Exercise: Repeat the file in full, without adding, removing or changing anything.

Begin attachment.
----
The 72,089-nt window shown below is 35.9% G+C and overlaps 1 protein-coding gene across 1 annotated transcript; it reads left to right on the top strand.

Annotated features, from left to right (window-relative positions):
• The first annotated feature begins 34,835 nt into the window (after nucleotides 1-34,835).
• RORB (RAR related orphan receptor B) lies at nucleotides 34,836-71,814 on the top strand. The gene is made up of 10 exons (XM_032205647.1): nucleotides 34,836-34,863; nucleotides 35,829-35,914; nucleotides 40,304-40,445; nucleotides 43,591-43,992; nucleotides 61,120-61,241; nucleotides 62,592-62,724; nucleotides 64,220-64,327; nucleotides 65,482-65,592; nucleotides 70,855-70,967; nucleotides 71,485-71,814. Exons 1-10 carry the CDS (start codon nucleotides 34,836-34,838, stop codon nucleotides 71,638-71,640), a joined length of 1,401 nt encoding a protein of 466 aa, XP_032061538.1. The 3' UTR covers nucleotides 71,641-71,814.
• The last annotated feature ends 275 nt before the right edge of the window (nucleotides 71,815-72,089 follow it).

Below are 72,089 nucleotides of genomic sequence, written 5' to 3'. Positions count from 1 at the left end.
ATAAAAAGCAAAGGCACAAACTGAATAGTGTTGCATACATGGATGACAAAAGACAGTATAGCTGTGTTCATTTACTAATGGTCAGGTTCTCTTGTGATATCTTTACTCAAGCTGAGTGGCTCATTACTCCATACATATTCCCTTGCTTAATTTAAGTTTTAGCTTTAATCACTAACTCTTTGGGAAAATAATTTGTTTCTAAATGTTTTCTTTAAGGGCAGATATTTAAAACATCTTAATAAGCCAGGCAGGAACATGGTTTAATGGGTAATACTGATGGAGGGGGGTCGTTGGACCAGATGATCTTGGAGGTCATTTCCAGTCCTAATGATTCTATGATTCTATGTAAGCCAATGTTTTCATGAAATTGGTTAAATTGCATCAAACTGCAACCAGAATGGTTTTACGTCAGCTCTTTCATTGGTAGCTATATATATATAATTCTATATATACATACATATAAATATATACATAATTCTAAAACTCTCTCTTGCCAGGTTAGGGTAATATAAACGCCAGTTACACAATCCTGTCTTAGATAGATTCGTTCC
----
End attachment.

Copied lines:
The 72,089-nt window shown below is 35.9% G+C and overlaps 1 protein-coding gene across 1 annotated transcript; it reads left to right on the top strand.

Annotated features, from left to right (window-relative positions):
• The first annotated feature begins 34,835 nt into the window (after nucleotides 1-34,835).
• RORB (RAR related orphan receptor B) lies at nucleotides 34,836-71,814 on the top strand. The gene is made up of 10 exons (XM_032205647.1): nucleotides 34,836-34,863; nucleotides 35,829-35,914; nucleotides 40,304-40,445; nucleotides 43,591-43,992; nucleotides 61,120-61,241; nucleotides 62,592-62,724; nucleotides 64,220-64,327; nucleotides 65,482-65,592; nucleotides 70,855-70,967; nucleotides 71,485-71,814. Exons 1-10 carry the CDS (start codon nucleotides 34,836-34,838, stop codon nucleotides 71,638-71,640), a joined length of 1,401 nt encoding a protein of 466 aa, XP_032061538.1. The 3' UTR covers nucleotides 71,641-71,814.
• The last annotated feature ends 275 nt before the right edge of the window (nucleotides 71,815-72,089 follow it).

Below are 72,089 nucleotides of genomic sequence, written 5' to 3'. Positions count from 1 at the left end.
ATAAAAAGCAAAGGCACAAACTGAATAGTGTTGCATACATGGATGACAAAAGACAGTATAGCTGTGTTCATTTACTAATGGTCAGGTTCTCTTGTGATATCTTTACTCAAGCTGAGTGGCTCATTACTCCATACATATTCCCTTGCTTAATTTAAGTTTTAGCTTTAATCACTAACTCTTTGGGAAAATAATTTGTTTCTAAATGTTTTCTTTAAGGGCAGATATTTAAAACATCTTAATAAGCCAGGCAGGAACATGGTTTAATGGGTAATACTGATGGAGGGGGGTCGTTGGACCAGATGATCTTGGAGGTCATTTCCAGTCCTAATGATTCTATGATTCTATGTAAGCCAATGTTTTCATGAAATTGGTTAAATTGCATCAAACTGCAACCAGAATGGTTTTACGTCAGCTCTTTCATTGGTAGCTATATATATATAATTCTATATATACATACATATAAATATATACATAATTCTAAAACTCTCTCTTGCCAGGTTAGGGTAATATAAACGCCAGTTACACAATCCTGTCTTAGATAGATTCGTTCC